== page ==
By Rick Smeriglio for SCN -
At its meeting on March 19, Port and Commerce Advisory Board unanimously passed a resolution that city of Seward fund the design of an 8-ton, stationary crane at the end of I-dock in the small boat harbor. PACAB recommend that funds come from the raw-fish tax collected from commercial fishers. A design by the engineering firm Moffatt and Nichol would cost about 30,000 dollars. A complete project from design through installation would cost about 300,000 dollars. City of Seward could save money by using city workers and equipment for installation. Users would pay to use the crane. Resolution 2014-01 merely recommends funding a design. City Council must decide whether to proceed with the crane or pursue other harbor needs such as replacing aging docks.
Currently, the small boat harbor has no crane for general public use. Vessel owners not associated with commercial fisheries make their own arrangements for heavy lifting. Seward Fisheries privately operates boom trucks and three cranes primarily for its own use. Capacities range from 4 to 14 tons. The Seward Fisheries plant stands between T- and I-dock at the harbor’s north end. In addition to unloading fish, cranes work to load engines, skiffs, fuel drums, building materials, and other gear too heavy to lift with muscle.
The seven-member board debated where to locate the crane. PACAB, after consultation with harbor staff, vessel owners, and Seward Fisheries management, chose I-dock because of good access by land and sea. I-dock probably would require structural reinforcement to accommodate a crane. The travel-lift bulkhead, while suitable, lacks the sea room of I-dock. T-dock, site of a fatality involving a boom truck in 2012, becomes busy and crowded during fishing season.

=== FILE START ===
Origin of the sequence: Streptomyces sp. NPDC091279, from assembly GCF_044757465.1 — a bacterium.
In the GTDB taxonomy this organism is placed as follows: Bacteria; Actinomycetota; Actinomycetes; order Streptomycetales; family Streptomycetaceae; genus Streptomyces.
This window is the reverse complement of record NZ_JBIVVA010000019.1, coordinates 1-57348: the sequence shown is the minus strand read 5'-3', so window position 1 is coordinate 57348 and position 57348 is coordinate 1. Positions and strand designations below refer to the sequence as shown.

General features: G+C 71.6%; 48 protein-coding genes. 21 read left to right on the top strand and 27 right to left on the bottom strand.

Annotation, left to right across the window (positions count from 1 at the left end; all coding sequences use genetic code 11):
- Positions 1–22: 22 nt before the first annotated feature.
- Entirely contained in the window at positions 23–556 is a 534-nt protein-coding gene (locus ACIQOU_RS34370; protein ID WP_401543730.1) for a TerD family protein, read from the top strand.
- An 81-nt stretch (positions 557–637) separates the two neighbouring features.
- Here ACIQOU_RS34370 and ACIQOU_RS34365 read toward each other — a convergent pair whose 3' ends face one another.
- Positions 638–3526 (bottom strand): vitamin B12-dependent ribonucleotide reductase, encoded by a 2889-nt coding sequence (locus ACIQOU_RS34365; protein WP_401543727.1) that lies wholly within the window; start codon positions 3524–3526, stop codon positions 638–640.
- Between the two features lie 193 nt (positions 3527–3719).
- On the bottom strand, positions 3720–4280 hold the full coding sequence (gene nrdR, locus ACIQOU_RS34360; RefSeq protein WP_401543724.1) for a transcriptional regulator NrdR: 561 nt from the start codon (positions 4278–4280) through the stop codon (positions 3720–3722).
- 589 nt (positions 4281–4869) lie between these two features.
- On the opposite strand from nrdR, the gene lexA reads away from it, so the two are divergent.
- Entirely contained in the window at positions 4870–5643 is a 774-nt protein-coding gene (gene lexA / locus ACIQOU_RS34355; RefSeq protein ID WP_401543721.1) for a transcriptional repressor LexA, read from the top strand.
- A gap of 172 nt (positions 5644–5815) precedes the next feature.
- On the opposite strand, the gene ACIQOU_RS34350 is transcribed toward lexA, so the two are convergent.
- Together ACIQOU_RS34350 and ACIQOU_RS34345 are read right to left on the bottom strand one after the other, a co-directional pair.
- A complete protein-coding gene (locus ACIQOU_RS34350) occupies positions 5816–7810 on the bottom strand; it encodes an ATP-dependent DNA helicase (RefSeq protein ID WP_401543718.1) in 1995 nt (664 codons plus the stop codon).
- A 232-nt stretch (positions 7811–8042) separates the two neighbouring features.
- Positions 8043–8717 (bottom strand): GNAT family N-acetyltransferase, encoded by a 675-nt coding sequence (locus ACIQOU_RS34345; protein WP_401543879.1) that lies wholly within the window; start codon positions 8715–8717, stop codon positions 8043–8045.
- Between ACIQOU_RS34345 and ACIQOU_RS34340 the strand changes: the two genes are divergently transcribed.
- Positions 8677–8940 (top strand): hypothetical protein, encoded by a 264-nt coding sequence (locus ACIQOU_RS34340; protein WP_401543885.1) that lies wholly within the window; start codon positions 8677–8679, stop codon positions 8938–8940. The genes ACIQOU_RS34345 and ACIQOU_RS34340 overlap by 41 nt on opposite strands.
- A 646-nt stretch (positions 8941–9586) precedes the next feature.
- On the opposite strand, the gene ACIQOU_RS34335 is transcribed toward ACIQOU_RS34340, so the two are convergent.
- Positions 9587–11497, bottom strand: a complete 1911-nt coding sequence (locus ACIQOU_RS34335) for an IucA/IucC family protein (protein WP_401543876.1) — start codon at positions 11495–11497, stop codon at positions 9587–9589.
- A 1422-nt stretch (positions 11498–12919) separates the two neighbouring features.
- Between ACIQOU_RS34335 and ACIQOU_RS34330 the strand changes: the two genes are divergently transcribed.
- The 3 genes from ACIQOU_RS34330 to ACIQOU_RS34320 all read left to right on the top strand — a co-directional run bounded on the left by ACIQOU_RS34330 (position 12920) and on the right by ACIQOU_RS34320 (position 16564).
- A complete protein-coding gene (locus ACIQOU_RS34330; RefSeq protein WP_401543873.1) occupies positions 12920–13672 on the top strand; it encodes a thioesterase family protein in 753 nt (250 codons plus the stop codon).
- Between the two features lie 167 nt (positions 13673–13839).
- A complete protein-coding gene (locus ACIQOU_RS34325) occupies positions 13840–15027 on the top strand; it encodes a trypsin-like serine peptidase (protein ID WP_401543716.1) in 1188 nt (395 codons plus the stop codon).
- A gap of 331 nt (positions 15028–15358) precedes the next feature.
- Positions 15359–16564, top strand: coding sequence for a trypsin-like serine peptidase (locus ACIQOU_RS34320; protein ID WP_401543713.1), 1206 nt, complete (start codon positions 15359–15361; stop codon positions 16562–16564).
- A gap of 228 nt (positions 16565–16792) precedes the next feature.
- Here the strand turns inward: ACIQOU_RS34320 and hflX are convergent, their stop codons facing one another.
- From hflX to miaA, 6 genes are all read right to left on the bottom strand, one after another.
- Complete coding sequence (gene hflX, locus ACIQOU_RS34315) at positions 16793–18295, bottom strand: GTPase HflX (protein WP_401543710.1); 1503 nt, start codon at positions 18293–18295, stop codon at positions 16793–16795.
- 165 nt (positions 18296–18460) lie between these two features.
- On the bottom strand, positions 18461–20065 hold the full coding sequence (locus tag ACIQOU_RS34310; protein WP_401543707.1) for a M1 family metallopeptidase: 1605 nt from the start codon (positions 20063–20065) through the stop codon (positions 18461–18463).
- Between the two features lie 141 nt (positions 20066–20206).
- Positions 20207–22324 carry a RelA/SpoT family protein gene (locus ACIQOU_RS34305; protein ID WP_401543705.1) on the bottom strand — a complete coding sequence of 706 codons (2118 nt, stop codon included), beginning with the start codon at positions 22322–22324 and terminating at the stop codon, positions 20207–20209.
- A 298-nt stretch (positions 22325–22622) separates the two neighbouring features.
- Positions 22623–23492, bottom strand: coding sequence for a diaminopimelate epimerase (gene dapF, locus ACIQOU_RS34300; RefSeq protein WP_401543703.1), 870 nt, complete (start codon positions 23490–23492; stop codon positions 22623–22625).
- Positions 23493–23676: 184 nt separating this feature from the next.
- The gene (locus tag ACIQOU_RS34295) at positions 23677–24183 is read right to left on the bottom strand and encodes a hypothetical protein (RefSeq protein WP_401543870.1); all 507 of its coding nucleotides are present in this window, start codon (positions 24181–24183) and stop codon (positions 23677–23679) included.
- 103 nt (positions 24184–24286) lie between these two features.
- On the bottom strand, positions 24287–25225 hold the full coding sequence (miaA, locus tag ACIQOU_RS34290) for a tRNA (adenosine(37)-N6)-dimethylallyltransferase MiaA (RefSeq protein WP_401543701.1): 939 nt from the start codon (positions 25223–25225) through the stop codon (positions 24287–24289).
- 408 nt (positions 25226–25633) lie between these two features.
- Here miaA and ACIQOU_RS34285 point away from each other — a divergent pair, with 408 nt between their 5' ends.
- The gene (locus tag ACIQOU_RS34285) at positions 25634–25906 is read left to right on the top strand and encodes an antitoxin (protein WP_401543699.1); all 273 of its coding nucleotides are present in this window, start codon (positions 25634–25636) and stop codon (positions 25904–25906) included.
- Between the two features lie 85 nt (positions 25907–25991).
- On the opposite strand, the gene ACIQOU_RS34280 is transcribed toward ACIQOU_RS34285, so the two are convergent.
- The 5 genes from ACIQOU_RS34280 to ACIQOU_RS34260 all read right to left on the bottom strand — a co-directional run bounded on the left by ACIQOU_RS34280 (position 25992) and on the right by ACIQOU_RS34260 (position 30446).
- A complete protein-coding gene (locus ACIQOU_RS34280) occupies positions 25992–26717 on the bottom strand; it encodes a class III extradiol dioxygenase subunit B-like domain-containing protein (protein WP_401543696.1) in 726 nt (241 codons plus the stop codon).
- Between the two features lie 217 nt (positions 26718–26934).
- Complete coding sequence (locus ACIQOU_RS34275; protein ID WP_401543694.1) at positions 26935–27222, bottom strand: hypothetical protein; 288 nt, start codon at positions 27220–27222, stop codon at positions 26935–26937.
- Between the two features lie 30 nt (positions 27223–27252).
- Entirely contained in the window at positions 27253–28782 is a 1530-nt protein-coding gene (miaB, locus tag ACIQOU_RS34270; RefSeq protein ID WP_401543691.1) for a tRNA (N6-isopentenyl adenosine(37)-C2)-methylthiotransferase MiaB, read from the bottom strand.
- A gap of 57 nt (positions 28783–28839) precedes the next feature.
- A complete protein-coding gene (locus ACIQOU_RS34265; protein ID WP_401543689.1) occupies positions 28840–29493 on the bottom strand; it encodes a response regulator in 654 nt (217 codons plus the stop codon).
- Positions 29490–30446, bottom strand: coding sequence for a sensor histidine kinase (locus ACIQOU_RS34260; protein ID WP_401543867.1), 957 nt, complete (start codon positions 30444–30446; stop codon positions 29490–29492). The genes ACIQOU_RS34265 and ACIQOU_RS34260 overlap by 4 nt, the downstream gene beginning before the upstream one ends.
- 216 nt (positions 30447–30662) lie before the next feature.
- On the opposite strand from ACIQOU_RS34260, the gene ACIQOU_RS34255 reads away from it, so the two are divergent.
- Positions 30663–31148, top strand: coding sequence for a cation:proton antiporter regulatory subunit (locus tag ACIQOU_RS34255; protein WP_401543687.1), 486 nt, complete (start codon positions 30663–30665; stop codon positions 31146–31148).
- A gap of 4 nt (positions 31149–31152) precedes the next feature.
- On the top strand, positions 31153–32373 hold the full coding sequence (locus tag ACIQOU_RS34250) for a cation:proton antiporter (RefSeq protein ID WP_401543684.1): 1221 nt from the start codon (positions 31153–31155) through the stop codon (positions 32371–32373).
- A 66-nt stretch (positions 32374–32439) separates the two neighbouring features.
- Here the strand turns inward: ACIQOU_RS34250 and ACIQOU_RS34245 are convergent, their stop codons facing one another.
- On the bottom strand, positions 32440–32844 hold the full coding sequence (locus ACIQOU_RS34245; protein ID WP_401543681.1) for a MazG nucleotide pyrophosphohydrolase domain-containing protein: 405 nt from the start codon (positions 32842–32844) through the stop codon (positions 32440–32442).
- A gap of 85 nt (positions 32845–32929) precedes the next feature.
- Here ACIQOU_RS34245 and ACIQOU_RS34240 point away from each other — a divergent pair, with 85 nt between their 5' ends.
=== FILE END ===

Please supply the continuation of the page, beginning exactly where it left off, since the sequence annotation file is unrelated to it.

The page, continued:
Two fishing-vessel owners spoke in favor of the crane. Rhonda Hubbard of F/V Kruzof said that she wanted a crane independent of the fish-buyer’s cranes. She said that skippers feel awkward when they don’t sell locally, but still need to use a crane. Arne Hatch of F/V Miss Melody said that he could accept any location, but expressed disappointment that the board had considered a crane as small as 1.5 tons. Board member Bruce Jaffa quipped that such a small crane was next to having no crane.
In other business, representatives of the Railroad, Chamber of Commerce, City of Seward, and harbor staff reported several items of interest to PACAB. A barge load of building supplies has arrived and off-loading has started. Oil-spill response training will occur on April 14 and 15. Workers have completed harbor restroom upgrades. Restrooms at the south end of the small boat harbor will remain open year around. Preliminary cost estimates for a proposed breakwater at the Seward Marine Industrial Center have gone down to 24 million dollars. The mariners’ memorial will have landscaping installed this year. A raffle for a quilt, now on display at Breeze Inn, will raise funds for the memorial. Harbor workers have discovered that some flotation billets under the newly replaced D-float have missing plugs. Water has infiltrated into the floats. The contractor will have to solve the problem.